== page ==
Sri Lanka is currently facing its worst economic crisis in more than 70 years. Further intensified by the war in Ukraine, the current crisis is a culmination of several issues that have plagued the Sri Lankan economy since 2019.
Today, the people of Sri Lanka are experiencing daily power outages, and are unable to buy essentials such as food, fuel, or medical supplies, when these are available. Severe shortages have stoked inflation as high as 70%, with political instability and wide social unrest also impacting the economy. While a new president has now taken office, economic volatility and public protests remain ongoing.
According to the Joint Apparel Association Forum Sri Lanka, over 50% of Sri Lanka’s total exports are produced by the apparel industry, which directly employs approximately 350,000 people. A further million, rely on the industry for indirect employment.
As the situation worsens, public concerns around employment and economic security increase, with many fearing job losses as the need for greater income grows with soaring prices and an overall hike in cost of living.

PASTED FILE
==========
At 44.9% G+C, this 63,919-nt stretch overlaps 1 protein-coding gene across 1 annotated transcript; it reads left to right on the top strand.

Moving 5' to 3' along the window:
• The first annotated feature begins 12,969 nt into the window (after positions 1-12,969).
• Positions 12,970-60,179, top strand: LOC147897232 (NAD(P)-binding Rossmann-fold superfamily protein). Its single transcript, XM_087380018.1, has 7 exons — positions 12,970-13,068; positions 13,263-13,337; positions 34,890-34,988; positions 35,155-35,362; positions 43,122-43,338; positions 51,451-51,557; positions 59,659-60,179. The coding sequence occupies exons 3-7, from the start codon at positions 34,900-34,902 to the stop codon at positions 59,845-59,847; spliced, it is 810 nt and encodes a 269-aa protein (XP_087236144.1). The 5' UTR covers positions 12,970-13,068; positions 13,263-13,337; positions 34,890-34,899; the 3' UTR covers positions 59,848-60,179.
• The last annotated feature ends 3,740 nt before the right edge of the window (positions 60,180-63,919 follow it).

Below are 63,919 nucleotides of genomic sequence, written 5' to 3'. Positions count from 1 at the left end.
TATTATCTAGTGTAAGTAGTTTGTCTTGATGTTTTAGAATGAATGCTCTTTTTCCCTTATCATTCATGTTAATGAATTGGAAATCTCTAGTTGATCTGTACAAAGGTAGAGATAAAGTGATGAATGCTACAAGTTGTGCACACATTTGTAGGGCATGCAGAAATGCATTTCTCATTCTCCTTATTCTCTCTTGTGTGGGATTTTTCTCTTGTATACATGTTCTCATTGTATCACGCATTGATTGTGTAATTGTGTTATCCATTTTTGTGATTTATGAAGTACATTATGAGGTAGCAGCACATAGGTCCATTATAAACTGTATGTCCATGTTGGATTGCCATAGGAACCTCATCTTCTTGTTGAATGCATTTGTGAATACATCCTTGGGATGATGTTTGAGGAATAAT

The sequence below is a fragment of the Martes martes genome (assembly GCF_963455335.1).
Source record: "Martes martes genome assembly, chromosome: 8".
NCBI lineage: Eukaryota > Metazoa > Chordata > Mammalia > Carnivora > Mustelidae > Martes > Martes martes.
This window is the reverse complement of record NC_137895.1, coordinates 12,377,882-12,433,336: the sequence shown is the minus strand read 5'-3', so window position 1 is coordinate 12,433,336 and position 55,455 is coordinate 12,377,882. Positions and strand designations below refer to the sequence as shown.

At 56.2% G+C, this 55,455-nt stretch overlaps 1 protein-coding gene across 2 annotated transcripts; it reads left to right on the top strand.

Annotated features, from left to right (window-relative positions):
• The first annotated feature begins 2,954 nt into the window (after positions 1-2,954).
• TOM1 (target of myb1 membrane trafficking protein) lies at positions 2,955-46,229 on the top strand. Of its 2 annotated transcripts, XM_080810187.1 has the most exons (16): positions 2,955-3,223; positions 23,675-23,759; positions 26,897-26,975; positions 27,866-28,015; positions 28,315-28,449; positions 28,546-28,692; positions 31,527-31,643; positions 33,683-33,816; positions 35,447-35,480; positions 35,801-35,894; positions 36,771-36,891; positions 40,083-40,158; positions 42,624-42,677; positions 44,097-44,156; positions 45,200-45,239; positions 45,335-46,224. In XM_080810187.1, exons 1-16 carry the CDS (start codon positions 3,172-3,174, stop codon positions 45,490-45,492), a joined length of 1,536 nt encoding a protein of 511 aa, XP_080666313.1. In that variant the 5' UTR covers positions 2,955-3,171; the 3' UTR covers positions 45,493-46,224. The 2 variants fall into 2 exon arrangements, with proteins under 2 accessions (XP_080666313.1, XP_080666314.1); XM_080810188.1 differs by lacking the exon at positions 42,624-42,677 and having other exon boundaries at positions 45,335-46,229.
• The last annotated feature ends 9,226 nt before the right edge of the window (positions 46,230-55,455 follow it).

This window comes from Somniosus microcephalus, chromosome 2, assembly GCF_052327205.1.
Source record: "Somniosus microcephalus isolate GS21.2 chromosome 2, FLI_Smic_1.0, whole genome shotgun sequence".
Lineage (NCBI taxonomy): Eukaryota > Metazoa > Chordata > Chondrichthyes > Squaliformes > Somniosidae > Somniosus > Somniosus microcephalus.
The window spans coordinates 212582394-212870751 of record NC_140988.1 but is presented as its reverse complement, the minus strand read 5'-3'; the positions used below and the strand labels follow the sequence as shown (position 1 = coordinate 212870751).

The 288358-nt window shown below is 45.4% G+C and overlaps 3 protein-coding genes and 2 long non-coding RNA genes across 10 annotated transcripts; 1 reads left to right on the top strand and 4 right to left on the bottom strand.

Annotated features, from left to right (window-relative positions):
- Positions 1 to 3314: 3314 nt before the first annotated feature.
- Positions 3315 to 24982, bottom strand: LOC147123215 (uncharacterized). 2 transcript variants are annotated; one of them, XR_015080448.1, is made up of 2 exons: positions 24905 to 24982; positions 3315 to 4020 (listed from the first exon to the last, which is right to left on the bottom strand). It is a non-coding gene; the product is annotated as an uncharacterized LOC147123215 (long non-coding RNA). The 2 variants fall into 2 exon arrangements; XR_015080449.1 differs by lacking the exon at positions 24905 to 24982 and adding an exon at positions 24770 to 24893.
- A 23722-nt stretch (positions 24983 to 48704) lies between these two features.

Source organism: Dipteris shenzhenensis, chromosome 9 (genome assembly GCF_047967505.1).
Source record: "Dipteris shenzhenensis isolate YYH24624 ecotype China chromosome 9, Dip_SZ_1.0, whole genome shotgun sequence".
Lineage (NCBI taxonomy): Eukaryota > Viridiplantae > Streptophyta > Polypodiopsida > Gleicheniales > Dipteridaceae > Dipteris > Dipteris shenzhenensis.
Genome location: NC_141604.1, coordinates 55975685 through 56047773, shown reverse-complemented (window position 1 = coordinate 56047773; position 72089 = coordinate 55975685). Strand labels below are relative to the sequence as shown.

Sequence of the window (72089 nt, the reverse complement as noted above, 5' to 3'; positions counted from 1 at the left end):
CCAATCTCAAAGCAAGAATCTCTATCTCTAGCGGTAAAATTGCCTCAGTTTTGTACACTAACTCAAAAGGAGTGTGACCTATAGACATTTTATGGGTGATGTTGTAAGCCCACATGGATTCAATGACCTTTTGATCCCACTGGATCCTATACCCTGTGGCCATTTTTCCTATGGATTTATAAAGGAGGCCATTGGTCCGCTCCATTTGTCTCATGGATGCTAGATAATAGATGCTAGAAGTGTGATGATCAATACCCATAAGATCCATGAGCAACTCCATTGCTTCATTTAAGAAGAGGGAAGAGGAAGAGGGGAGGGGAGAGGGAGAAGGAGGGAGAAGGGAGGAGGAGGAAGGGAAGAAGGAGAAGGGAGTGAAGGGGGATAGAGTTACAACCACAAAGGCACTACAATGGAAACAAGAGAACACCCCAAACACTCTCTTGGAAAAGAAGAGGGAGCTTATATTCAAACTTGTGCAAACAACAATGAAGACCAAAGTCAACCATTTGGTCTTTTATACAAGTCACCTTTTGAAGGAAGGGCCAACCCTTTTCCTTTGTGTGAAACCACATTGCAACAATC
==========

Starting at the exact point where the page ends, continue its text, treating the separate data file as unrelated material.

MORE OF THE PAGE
A collective response
The Ethical Trading Initiative (ETI) has been engaging with economists, industry associations, worker representatives and member companies operating in Sri Lanka, to better understand implications on workers and the industry at large. These meetings have helped to present a clearer picture of the current crisis and steps stakeholders are taking to alleviate risks to workers and suppliers. Some of these include the distribution of dry rations, medicines, groceries, and cooked food.
To facilitate a collective response, ETI convened a meeting for all companies sourcing from Sri Lanka to engage with the Joint Apparel Association Forum (JAAF). ETI, Fair Wear Foundation, Fair Labor Association and British Retail Consortium reached out to their own members and partners with supply chains in the country.
Together, all four organisations have signed a joint call to action, encouraging companies sourcing from Sri Lanka to take specific steps to support workers, suppliers and the sector at large, during this difficult period.